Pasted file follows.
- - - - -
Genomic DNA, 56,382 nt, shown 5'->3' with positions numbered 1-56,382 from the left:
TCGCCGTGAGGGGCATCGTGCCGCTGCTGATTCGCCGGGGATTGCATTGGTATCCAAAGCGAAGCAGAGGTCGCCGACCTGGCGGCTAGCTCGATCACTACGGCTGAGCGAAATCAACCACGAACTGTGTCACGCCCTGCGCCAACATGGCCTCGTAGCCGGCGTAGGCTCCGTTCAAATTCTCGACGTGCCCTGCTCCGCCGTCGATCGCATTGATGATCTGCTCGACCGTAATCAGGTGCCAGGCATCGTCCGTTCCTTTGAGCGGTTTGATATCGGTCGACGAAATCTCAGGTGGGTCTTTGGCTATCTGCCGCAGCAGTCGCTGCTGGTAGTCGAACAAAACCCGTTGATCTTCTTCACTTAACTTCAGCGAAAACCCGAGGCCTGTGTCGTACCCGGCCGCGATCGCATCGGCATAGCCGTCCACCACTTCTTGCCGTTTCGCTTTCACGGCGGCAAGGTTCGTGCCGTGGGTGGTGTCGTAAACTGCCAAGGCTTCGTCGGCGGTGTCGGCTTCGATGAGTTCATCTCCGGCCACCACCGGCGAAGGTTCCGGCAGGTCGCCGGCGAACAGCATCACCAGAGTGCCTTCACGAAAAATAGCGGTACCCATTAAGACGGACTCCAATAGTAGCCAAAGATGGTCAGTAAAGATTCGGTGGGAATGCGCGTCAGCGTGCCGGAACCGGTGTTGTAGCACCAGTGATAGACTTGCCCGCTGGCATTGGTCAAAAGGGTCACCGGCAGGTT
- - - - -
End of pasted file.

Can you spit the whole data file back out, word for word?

Genomic DNA, 56,382 nt, shown 5'->3' with positions numbered 1-56,382 from the left:
TCGCCGTGAGGGGCATCGTGCCGCTGCTGATTCGCCGGGGATTGCATTGGTATCCAAAGCGAAGCAGAGGTCGCCGACCTGGCGGCTAGCTCGATCACTACGGCTGAGCGAAATCAACCACGAACTGTGTCACGCCCTGCGCCAACATGGCCTCGTAGCCGGCGTAGGCTCCGTTCAAATTCTCGACGTGCCCTGCTCCGCCGTCGATCGCATTGATGATCTGCTCGACCGTAATCAGGTGCCAGGCATCGTCCGTTCCTTTGAGCGGTTTGATATCGGTCGACGAAATCTCAGGTGGGTCTTTGGCTATCTGCCGCAGCAGTCGCTGCTGGTAGTCGAACAAAACCCGTTGATCTTCTTCACTTAACTTCAGCGAAAACCCGAGGCCTGTGTCGTACCCGGCCGCGATCGCATCGGCATAGCCGTCCACCACTTCTTGCCGTTTCGCTTTCACGGCGGCAAGGTTCGTGCCGTGGGTGGTGTCGTAAACTGCCAAGGCTTCGTCGGCGGTGTCGGCTTCGATGAGTTCATCTCCGGCCACCACCGGCGAAGGTTCCGGCAGGTCGCCGGCGAACAGCATCACCAGAGTGCCTTCACGAAAAATAGCGGTACCCATTAAGACGGACTCCAATAGTAGCCAAAGATGGTCAGTAAAGATTCGGTGGGAATGCGCGTCAGCGTGCCGGAACCGGTGTTGTAGCACCAGTGATAGACTTGCCCGCTGGCATTGGTCAAAAGGGTCACCGGCAGGTT